), with a core network of brain regions, including areas of the medial prefrontal and medial temporal cortex, supporting both abilities. Thus, when we imagine what it will be like to have a tasty dinner with friends, we likely draw on our past experiences with dinners and friends to help imagine this future experience. Maintaining and processing emotional experiences as they occur no doubt facilitates the development of memories for these experiences, and evidence from psychophysiological and fMRI studies finds that people with schizophrenia appear to have difficulty holding on to these experiences (Horan, Wynn, Kring, Simons, & Green, 2010
; Kring, Germans Gard, & Gard, 2010; Ursu et al., in press
Only a few studies to date have examined whether people with schizophrenia can retrieve memories of their emotional experiences, and even fewer have examined the relationship between memory and anticipation. One study found that people with schizophrenia were able to recall their feelings about positive films and foods 4 hours later (Horan, Green, Kring, & Neuchterlein, 2006
). However, the majority of the work in this area focuses on recalling emotional stimuli (which is distinguishable from remembering feelings). For example, one study found that people with schizophrenia had difficulty recalling positive emotional stimuli 24 hours later (Herberner, Rosen, Khine, & Sweeney, 2007). Research with healthy people has found that emotionally arousing events and stimuli are remembered better than neutral ones. However, individuals with schizophrenia may not exhibit this enhancement for remembering emotional stimuli (Hall, Harris, McKirdy, Johnstone, & Lawrie, 2007
A study that investigated the link between memory and anticipation in schizophrenia found that people with schizophrenia recalled fewer specific memories and generated fewer specific anticipated future events than did people without the disorder (D’Argembeau, Raffard, & van der Linden, 2008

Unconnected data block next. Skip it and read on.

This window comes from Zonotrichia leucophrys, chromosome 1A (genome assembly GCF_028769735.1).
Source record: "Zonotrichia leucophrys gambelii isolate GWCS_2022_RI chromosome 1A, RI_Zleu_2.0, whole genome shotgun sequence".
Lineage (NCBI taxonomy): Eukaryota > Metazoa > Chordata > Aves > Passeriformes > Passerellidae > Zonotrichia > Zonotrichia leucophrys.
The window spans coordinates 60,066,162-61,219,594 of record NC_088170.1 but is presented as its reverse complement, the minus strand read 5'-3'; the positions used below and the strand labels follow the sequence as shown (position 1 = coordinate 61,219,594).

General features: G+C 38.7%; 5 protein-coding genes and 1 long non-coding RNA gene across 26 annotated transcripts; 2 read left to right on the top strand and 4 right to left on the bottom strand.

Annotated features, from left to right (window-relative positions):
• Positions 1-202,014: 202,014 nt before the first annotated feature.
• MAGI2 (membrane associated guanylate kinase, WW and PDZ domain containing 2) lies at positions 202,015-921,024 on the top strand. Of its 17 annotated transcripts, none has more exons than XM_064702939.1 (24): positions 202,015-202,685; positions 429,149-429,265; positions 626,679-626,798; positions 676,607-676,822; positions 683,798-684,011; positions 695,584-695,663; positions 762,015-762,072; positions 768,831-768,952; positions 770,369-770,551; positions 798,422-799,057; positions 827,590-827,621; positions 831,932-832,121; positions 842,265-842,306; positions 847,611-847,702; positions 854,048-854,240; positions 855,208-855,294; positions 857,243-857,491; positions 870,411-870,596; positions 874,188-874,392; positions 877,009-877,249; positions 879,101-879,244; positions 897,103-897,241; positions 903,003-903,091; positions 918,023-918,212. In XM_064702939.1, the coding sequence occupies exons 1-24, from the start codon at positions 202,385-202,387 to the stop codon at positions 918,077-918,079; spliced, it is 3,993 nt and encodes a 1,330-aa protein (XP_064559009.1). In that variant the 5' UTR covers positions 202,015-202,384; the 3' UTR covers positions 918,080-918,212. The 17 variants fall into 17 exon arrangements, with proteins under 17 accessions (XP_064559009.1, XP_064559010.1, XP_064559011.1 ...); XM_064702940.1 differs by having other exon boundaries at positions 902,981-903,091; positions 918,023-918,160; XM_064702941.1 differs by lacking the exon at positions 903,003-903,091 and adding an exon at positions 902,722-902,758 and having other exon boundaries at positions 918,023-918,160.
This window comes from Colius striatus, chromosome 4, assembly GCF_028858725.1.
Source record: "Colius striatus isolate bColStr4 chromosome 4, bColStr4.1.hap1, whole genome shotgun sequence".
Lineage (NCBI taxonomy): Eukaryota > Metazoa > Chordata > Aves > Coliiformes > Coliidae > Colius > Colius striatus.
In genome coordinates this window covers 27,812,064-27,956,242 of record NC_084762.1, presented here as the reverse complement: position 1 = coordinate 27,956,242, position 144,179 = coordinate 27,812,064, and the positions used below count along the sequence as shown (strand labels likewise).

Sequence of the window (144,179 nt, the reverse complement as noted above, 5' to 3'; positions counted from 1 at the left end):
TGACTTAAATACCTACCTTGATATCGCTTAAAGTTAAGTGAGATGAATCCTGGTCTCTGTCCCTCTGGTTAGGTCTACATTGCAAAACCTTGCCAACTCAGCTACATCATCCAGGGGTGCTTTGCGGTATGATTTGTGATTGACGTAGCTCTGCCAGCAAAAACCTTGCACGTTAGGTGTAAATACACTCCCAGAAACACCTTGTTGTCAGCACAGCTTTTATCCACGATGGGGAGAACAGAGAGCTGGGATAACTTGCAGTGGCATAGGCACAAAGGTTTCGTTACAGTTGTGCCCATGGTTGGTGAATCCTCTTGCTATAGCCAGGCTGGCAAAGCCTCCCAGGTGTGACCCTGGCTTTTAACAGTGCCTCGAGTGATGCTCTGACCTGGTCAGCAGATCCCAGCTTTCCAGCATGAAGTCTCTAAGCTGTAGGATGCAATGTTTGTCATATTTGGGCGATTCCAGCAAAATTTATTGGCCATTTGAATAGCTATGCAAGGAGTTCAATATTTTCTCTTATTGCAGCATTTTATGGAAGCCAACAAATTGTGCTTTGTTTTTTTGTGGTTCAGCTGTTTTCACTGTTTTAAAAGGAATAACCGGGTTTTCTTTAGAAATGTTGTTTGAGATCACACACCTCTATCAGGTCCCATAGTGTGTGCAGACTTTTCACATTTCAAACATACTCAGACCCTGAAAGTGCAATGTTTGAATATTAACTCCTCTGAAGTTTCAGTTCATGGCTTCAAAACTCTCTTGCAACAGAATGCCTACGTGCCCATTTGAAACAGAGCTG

). It will be particularly important to explicitly examine the linkage between envisioning the future and remembering the past, particularly for emotional events among people with schizophrenia, both at the behavioral and neural levels.
Other investigators have begun to examine how cognitive control, which refers to a broad array of processes including direction of attention to relevant information, maintenance of contextual information to guide behavior, and monitoring of novel information for its relevance to current goals, can influence emotional experience. For example, Dichter, Bellion, Casp, and Belger (2009)
examined how, among people with and without schizophrenia, attention and emotion interact. The daily-life analog to this type of experiment might be paying attention to road signs on your way to a destination despite a screaming toddler in the backseat of your car. Findings indicated that healthy individuals activated different brain regions to facilitate attention to the demands of a task (e.g., more dorsal regions of the prefrontal cortex) while at the same time inhibiting attention to emotionally distracting information (e.g., more ventral areas of the prefrontal cortex), whereas people with schizophrenia did not. Ursu et al. (in press)
found that people with and without schizophrenia exhibited comparable activations in the ventromedial prefrontal cortex while viewing emotionally evocative pictures. However, healthy controls continued to show activation in the dorsolateral and ventromedial prefrontal cortex during a 12-second delay between picture viewing and reporting emotional experience, presumably reflecting the active maintenance and control of their feelings, whereas people with schizophrenia did not show this persistent activation.